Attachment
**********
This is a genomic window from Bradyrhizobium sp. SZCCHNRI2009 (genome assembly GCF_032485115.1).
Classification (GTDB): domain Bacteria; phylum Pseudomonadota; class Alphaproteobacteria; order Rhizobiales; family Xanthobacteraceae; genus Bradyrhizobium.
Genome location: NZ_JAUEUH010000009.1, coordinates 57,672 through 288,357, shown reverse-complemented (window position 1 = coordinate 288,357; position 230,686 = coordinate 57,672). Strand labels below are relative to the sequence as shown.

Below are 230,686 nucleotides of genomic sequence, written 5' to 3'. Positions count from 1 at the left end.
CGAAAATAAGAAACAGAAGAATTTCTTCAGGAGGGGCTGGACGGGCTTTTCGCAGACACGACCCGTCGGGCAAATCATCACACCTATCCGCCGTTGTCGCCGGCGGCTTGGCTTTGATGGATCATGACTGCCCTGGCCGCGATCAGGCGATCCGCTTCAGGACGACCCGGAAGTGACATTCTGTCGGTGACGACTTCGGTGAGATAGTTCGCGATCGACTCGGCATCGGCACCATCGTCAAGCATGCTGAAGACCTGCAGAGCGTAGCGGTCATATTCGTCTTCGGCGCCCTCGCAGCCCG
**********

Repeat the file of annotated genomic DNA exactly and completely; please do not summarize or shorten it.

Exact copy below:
This is a genomic window from Bradyrhizobium sp. SZCCHNRI2009 (genome assembly GCF_032485115.1).
Classification (GTDB): domain Bacteria; phylum Pseudomonadota; class Alphaproteobacteria; order Rhizobiales; family Xanthobacteraceae; genus Bradyrhizobium.
Genome location: NZ_JAUEUH010000009.1, coordinates 57,672 through 288,357, shown reverse-complemented (window position 1 = coordinate 288,357; position 230,686 = coordinate 57,672). Strand labels below are relative to the sequence as shown.

Below are 230,686 nucleotides of genomic sequence, written 5' to 3'. Positions count from 1 at the left end.
CGAAAATAAGAAACAGAAGAATTTCTTCAGGAGGGGCTGGACGGGCTTTTCGCAGACACGACCCGTCGGGCAAATCATCACACCTATCCGCCGTTGTCGCCGGCGGCTTGGCTTTGATGGATCATGACTGCCCTGGCCGCGATCAGGCGATCCGCTTCAGGACGACCCGGAAGTGACATTCTGTCGGTGACGACTTCGGTGAGATAGTTCGCGATCGACTCGGCATCGGCACCATCGTCAAGCATGCTGAAGACCTGCAGAGCGTAGCGGTCATATTCGTCTTCGGCGCCCTCGCAGCCCG